As pointed out above, the answer of Count Dracula is also valid, mutatis mutandis, if one desires counter-examples where the field extensions are of characteristic $p>2$. It turns out that it can also be adapted to provide an example where the characteristic of the base field extension is $0$, and is $2$ for the residual field extension. Here is how:

Let $R={\mathbb Z}[t_i, x_i, i\in \mathbb N]$, and $L$ the fraction field of $R$. Define the order 2 automorphism $\sigma$ of $R$ by $\sigma(z\in \mathbb Z)=z$, $\sigma(t_i) = t_i$ and $\sigma(x_i) = t_i-x_i$.

Let $S$ be the fixed sub-ring under the action, and $K$ its fraction field.
Then $\sigma$ extends to a $K$-automorphism of $L$ in an obvious manner, hence $[L:K]=2$ by Galois theory.
$R$ is integrally closed (since factorial), and is integral over $S$ because every $f\in R$ satisfies an integral dependance relation over $S$ of the form $(X-f)(X-\sigma f)=0$. It follows easily that $S$ must be integrally closed too.

We consider the ideals ${\frak P} =(2,t_i)\subset R$, and ${\frak p} = S\cap {\frak P}\subset S$. It is not difficult to see that $\frak P$, and hence $\frak p$, is prime. Now, as in the proof of Count Dracula, we see that $f\in R$ can be written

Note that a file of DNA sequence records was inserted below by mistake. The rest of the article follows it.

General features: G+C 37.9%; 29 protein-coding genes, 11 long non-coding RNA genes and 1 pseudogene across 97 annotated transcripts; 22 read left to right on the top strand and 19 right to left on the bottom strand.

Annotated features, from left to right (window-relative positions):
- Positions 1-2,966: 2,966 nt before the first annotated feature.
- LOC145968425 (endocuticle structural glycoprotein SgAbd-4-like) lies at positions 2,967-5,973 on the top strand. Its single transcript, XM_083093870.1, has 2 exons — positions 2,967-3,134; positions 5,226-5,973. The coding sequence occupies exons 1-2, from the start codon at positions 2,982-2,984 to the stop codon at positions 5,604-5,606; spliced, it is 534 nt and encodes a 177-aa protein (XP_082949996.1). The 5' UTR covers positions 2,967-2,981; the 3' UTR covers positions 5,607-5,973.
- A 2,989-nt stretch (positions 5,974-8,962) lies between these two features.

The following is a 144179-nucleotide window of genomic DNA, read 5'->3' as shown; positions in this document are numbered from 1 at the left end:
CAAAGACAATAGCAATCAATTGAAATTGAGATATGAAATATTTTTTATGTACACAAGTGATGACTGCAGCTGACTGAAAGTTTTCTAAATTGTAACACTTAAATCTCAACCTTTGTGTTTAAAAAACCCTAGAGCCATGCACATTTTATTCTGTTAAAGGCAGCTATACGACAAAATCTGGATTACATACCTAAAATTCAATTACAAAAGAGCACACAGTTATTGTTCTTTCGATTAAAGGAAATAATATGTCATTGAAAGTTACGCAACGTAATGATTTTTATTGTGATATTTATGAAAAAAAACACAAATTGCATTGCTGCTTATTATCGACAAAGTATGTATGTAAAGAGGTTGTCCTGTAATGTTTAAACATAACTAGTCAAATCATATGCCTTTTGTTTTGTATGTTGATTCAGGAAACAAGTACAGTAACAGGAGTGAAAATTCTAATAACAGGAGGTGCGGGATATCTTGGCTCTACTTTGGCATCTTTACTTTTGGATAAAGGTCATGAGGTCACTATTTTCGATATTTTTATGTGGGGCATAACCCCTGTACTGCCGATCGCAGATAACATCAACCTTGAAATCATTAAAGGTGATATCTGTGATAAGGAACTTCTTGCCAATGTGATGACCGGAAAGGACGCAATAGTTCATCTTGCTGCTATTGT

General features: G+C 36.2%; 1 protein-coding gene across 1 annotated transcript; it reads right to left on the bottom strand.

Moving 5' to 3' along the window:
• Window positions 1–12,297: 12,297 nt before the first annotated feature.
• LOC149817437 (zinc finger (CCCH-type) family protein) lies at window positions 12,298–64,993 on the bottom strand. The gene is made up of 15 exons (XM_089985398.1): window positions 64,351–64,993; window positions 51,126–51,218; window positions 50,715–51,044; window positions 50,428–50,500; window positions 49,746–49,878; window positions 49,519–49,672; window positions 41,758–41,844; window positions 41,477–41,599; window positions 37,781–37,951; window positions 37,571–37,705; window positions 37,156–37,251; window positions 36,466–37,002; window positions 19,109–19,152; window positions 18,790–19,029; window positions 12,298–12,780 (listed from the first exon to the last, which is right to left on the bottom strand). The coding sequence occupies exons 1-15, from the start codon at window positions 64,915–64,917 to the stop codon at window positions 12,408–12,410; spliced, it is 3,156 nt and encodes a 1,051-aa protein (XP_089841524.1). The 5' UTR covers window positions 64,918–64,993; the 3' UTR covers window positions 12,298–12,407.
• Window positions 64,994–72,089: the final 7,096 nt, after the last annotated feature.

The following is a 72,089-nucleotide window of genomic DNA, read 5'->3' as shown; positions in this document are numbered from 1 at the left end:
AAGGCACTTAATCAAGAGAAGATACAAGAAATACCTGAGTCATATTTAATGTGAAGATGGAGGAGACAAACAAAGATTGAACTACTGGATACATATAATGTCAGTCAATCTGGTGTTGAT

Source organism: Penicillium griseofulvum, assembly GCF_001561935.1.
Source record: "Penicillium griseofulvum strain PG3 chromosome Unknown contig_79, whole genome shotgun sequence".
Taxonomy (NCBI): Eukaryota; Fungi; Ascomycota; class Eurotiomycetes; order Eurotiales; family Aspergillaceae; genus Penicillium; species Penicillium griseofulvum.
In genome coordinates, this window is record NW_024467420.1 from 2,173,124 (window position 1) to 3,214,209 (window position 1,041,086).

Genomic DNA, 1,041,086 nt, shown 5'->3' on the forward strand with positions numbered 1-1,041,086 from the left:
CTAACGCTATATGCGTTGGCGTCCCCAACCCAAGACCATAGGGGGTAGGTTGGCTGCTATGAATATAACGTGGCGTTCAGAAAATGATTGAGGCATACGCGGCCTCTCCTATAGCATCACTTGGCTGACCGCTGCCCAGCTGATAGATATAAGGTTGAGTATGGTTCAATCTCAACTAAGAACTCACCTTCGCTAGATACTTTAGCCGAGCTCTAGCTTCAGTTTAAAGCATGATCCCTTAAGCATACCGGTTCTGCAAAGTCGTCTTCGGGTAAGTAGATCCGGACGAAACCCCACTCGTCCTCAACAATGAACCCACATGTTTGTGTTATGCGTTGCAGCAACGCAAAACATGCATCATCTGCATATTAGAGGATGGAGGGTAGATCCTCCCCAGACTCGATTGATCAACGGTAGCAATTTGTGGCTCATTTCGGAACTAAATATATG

$$f_0 + \sum_i t_i f_i + \hbox{terms multiples of $t_j t_k$},$$
where $f_0, f_i$ depends only on the $x_j$ (eventually, consider the polynomial $f_0$ lacunary in some variables, and add some null $f_i$ in order for the variables in all the $f_0,f_i$ to be the same). If $f\in S$, then
$$ \sigma f(\star) = f_0(-\star) + \sum_i t_i(f_i(-\star) + {\partial f_0/\partial x_i}(-\star)) + \hbox{terms multiples of $t_j t_k$}.$$

Therefore $$\sum_i t_i \partial f_0/\partial x_i(-\star) = f_0(\star)-f_0(-\star) + \sum_i t_i(f_i(\star) - f_i(-\star)).$$ But $-1 = 1 \pmod2$ hence $ \partial f_0/\partial x_i = 0 \pmod2$. It follows, as in the proof of Count Dracula, that $A/{\frak p}={\mathbb F_2}(x_i^2)$, and that $B/{\frak P}={\mathbb F_2}(x_i)$ is infinite over $A/\frak p$. Considering finitely many variables, it can be shown similarly that $[L:K]=2$ is not divisible by $[B/{\frak P}:A/\frak p]$.

NOTE: to obtain a more general counter-example, it suffices to consider the order $p$ automorphism
$$\sigma(t_i)=t_i,\quad \sigma(z\in {\mathbb Z}[\zeta])=z,\quad \sigma(x_i)= t_i+\zeta x_i,$$
where $\zeta$ is a p-root of unity. The adaptations are straightforward, except, perhaps, the fact that the ideal $(2,t_i)$ must be replaced by the ideal ${\frak P}= (1-\zeta, t_i)$ and not $(p,t_i)$: this is because $(1-\zeta)$ is the only maximal ideal above $(p)$ in ${\mathbb Z}[\zeta]$.